Trump Appears To Break With Pence Over Syria Policy

Oct 11, 2016
Originally published on October 16, 2016 9:43 am
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ARI SHAPIRO, HOST:

Donald Trump has made life difficult for many prominent Republicans, and that extends to his own running mate, Indiana Governor Mike Pence. Their relationship has had some strange moments, especially recently. Trump contradicted Pence over Syria policy in Sunday's debate. And despite rumors to the contrary, Pence is standing by Trump after a damaging videotape leak that has caused other prominent Republicans to flee.

NPR's Sarah McCammon has been digging into what is actually happening behind the scenes between these two members of the GOP ticket. She joins us between campaign stops from the Charlotte Airport. Hi, Sarah.

SARAH MCCAMMON, BYLINE: Hi, Ari.

SHAPIRO: Let's start with the fallout from that video release. What did Mike Pence do in response?

MCCAMMON: So over the weekend after all this came out, he put out a statement completely denouncing what Trump had said. He said, we pray for his family and look forward to the opportunity he has to show what is in his heart when he goes before the nation. So reading between the lines, it really seemed like Pence was putting down a marker and saying he needed to see how Trump handled himself in Sunday's debate.

Ultimately, though, Pence came out after the presidential debate, tweeted that he was proud to stand with Trump, and that's what he's been saying publicly this week as well. He's been campaigning a lot for Trump.

SHAPIRO: What have you learned about what's actually going on behind the scenes between these two?

MCCAMMON: So the sense coming from the campaign over the weekend was that this was a difficult and - frankly an emotional time for many of those around Pence. Campaign sources, though, insist that Pence never considered leaving the ticket.

He did cancel a campaign visit to Wisconsin I'm told in an effort to avoid being a distraction, avoid a media frenzy. But that same day - that was on Saturday - he did fly across the country to a private fundraiser on behalf of Trump, raised about half a million dollars I'm told. So it's not like he went and hunkered down at home in Indiana.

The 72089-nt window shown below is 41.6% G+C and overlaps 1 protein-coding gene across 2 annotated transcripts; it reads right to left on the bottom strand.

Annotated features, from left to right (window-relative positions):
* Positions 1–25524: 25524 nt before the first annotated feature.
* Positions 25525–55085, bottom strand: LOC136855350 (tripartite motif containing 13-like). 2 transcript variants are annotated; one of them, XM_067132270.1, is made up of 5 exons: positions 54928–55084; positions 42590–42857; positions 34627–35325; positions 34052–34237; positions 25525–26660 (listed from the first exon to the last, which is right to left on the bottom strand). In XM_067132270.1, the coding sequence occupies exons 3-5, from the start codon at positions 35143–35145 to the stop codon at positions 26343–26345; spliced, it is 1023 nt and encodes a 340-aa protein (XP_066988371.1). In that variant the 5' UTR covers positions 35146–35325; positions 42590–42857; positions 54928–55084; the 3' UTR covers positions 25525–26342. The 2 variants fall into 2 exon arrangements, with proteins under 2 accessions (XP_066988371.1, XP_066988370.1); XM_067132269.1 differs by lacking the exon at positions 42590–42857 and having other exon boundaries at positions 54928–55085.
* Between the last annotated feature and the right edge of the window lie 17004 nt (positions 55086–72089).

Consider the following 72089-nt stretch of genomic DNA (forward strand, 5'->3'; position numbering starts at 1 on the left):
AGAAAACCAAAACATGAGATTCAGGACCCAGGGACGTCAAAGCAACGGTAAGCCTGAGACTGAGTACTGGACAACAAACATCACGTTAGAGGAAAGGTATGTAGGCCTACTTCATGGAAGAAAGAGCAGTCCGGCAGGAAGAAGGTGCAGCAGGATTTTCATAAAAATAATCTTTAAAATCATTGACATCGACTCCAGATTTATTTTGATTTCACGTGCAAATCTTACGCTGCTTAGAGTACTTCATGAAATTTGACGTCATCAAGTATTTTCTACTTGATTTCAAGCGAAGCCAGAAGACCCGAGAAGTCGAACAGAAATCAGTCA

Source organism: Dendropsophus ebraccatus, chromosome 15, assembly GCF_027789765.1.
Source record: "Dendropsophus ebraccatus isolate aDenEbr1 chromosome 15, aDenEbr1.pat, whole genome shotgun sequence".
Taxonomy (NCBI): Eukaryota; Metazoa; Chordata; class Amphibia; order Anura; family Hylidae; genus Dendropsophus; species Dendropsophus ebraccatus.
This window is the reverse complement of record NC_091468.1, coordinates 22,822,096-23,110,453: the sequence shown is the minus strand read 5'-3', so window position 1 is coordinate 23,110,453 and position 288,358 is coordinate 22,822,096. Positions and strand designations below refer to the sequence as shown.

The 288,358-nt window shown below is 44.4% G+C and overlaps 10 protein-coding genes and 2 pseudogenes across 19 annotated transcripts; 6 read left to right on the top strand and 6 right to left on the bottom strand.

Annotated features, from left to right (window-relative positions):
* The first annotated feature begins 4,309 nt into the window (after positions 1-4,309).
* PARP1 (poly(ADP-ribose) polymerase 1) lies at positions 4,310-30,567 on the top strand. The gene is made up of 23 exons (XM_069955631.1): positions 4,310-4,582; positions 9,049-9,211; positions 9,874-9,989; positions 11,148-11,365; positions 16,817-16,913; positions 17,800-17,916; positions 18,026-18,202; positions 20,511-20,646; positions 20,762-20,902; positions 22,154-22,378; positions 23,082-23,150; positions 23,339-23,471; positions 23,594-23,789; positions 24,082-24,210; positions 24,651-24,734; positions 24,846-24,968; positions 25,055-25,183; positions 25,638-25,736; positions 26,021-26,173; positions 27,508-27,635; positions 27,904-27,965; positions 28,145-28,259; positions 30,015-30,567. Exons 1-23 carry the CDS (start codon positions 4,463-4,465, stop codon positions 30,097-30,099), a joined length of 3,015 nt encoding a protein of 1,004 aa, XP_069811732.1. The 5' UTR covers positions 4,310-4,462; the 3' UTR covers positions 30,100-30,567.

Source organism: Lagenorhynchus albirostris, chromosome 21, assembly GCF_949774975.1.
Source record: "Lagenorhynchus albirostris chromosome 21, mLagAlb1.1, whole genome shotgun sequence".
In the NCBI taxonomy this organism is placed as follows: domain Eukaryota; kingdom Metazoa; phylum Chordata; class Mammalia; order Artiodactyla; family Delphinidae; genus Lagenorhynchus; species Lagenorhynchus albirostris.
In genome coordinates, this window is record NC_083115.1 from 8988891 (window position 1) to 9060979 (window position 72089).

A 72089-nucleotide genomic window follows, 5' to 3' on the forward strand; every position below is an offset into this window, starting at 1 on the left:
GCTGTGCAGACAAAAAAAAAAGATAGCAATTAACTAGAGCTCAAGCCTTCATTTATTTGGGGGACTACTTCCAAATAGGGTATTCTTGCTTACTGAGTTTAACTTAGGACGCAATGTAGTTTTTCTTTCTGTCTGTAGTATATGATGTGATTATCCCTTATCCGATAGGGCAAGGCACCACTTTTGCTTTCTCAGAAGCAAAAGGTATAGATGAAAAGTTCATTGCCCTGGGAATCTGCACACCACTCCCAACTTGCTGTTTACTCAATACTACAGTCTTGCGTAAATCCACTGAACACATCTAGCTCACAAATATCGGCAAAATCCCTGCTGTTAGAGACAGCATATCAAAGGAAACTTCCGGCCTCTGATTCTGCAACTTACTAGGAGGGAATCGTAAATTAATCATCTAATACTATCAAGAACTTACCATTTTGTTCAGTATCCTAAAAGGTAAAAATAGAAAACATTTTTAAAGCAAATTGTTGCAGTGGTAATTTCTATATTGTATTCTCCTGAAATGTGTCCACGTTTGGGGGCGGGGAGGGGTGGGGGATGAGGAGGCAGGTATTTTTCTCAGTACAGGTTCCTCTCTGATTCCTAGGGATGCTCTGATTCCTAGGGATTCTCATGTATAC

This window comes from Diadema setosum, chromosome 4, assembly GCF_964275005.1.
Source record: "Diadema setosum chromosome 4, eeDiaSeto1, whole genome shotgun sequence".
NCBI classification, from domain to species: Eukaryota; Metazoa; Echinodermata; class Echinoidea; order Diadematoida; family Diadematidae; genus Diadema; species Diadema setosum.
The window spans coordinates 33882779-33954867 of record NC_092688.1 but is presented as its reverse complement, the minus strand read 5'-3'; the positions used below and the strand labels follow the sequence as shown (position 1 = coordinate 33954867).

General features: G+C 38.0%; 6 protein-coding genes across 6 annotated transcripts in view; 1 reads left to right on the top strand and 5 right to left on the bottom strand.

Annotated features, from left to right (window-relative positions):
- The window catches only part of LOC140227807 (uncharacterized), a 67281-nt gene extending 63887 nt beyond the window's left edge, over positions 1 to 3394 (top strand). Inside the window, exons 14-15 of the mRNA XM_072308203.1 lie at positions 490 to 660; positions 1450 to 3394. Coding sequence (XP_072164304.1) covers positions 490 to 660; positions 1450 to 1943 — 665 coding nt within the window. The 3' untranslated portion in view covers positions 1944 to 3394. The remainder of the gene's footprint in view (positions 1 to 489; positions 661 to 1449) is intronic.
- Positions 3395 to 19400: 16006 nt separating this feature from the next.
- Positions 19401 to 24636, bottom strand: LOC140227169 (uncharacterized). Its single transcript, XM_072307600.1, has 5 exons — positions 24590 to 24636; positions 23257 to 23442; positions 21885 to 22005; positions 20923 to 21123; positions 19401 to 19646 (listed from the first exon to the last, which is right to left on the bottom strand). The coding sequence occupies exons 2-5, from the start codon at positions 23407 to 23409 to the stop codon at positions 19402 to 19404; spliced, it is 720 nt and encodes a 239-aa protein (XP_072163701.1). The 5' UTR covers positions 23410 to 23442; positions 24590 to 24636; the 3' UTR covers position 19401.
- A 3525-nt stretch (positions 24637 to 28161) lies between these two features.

And then last night at a rally in Pennsylvania, Trump praised Pence, called him loyal, indicated that he'd given him the OK to put out that critical statement over the weekend. So all of that fits with my understanding. What we've kind of seen of Trump is that he gives Pence a lot of space and leeway to be Mike Pence. For instance, Pence released his tax returns, something Trump has not done despite a lot of pressure. But Pence is an evangelical. He's known for having a much more straight-laced and a gentler persona than Donald Trump.

SHAPIRO: There was this moment we mentioned during the presidential debate where Trump contradicted Pence on Syria policy. Pence seemed to favor a more aggressive position than Trump. Let's listen to what Trump said.

(SOUNDBITE OF ARCHIVED RECORDING)

DONALD TRUMP: He and I haven't spoken, and I disagree. I disagree.

MARTHA RADDATZ: You disagree with your running mate.

TRUMP: I think we have to knock out ISIS.

SHAPIRO: That surprised a lot of people. What can you tell us about how that happened?

MCCAMMON: We should point out, Ari, that in the presidential debate on Sunday, the moderator, Martha Raddatz, read Trump Pence's statement from the VP debate, and Trump's response to that was that they hadn't talked, and that was not his position. So it's not entirely clear what happened here.

It's possible they just hadn't discussed this policy area in depth. The campaign says they have it straight now. But I think that a lot of people are wondering, you know, if this was a damaging moment for their relationship. But you know, Mike Pence is marching forward even with everything else going on, so it's hard to see how this is a problem for Trump and Pence.

SHAPIRO: So Sarah, what's the relationship like between these two guys? How often do they talk? How did they get along with each other?

MCCAMMON: Well, you know, they're very different people in terms of style, which is why a lot of people thought Pence would not be Trump's first choice. But I'm told that they genuinely like each other. They talk every day, sometimes multiple times a day. They get together and campaign every week or two together. And you know, the thing about Mike Pence is that he is an evangelical Christian. I'm told he believes in grace and forgiveness, and he's willing to forgive Donald Trump.

SHAPIRO: NPR's Sarah McCammon joining us from the Charlotte airport. Back to the campaign trail with you. Thanks a lot.

MCCAMMON: All right, thanks. Transcript provided by NPR, Copyright NPR.